The sign reading “No beer until we obtain a new liquor license” has faded and cracked since it was taped to the cooler at Cooper’s Landing in Easley four months ago. But Cooper now has reason to remove that sign — as long as it sticks.
Four months after the Missouri Division of Alcohol and Tobacco Control refused to renew owner Mike Cooper’s liquor license, a state commis-sion ruled Thursday that his license should be reinstated.In its ruling, the Administrative Hearing Commission — an organization that handles disputes involving state agencies and the public — ruled that Cooper did not lack good moral character, as the division had alleged. The division has been ordered to reinstate his license, but it can appeal.“It makes me feel like there’s some hope that when an injustice has been done, sensible people will realize that and fix the problem,” said Jim Karpowicz, a coordinator of the Missouri River Relief Project and one of Cooper’s character witnesses at the August appeal hearing.
Heather De Mian has vascular Ehlers-Danlos syndrome, a disorder that weakens the body’s collagen — what she calls the “rubber bands and glue that hold the body together.” She suffers from gastro-intestinal problems and is prone to dislocated bones and bruises because of ligament weakness and feeble blood vessels. Eventually, the disease may kill her.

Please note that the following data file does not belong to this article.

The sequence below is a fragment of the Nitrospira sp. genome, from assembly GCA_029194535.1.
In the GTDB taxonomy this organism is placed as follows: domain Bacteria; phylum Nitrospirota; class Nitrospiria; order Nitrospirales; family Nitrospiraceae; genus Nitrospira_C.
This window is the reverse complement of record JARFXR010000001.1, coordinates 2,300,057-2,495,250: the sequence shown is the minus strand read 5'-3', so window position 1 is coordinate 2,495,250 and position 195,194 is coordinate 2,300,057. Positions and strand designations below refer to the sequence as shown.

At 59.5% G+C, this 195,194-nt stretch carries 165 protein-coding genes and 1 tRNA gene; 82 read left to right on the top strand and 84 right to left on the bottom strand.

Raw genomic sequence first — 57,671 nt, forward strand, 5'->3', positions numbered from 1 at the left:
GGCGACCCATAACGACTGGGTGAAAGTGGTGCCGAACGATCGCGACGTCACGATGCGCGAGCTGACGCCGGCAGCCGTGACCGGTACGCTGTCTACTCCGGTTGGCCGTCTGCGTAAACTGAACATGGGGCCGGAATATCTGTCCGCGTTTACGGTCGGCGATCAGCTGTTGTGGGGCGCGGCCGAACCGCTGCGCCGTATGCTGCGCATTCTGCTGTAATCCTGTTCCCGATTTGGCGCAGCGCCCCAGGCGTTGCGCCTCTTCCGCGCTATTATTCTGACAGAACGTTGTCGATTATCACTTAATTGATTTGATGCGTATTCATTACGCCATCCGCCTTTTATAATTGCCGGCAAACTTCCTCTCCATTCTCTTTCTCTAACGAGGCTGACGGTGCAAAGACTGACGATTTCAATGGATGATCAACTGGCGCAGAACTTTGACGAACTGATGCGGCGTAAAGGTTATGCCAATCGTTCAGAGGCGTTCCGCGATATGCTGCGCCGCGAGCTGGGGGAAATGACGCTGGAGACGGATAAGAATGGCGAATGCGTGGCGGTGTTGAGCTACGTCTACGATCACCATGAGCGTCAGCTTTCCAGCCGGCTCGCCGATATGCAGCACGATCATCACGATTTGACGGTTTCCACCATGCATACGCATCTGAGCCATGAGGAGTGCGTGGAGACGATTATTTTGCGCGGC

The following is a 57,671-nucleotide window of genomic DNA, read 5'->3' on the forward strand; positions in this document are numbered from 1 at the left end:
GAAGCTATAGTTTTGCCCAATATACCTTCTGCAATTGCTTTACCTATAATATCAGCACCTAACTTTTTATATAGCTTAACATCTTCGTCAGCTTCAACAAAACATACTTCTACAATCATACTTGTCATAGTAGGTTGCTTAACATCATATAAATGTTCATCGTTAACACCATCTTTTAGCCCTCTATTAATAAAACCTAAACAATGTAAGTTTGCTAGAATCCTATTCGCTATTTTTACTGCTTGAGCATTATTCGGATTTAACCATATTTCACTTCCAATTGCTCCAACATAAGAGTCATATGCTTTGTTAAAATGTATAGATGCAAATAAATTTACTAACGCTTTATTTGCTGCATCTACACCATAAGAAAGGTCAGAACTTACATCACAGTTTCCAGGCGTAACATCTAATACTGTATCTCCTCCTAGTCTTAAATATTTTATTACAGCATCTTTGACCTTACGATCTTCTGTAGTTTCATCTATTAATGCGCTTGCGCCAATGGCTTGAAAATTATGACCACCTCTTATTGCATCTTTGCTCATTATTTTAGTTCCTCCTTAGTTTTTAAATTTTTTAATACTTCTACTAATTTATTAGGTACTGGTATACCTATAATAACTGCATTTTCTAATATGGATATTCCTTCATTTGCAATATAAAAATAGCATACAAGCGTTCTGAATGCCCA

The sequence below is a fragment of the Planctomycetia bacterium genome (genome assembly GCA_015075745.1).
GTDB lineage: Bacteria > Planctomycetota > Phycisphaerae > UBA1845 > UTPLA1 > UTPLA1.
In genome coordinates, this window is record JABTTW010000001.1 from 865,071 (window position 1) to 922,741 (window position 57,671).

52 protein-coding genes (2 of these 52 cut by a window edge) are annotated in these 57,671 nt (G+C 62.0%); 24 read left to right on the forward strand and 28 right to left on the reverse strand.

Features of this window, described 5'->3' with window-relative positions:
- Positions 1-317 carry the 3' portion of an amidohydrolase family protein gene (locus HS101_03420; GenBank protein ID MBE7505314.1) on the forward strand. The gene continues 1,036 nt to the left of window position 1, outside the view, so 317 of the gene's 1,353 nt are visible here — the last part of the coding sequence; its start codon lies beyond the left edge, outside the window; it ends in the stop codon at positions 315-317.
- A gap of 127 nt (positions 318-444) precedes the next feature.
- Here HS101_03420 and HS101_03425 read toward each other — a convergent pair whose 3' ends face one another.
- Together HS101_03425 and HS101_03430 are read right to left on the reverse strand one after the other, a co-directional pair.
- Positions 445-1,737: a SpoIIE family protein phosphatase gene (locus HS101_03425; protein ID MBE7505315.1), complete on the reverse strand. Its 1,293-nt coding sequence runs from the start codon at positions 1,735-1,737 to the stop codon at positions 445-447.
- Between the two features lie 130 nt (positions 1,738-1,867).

De Mian takes seven prescription drugs, two of which, Zofran and Marinol, are used specifically to treat the nausea and vomiting she experiences regularly. Because she qualifies for Medicare and Medicaid, taxpayers pick up the tab for her prescriptions; the Zofran and Marinol alone cost $32,000 per year.
Somewhere in the federal courthouse in Jefferson City, a search warrant contains the information regarding a search conducted in Columbia by the FBI and other federal agencies. The warrant is sealed and not open to public inspection. Its secrets are known to the federal magistrate who authorized the search and the agency that made the request, which itself is not publicly known.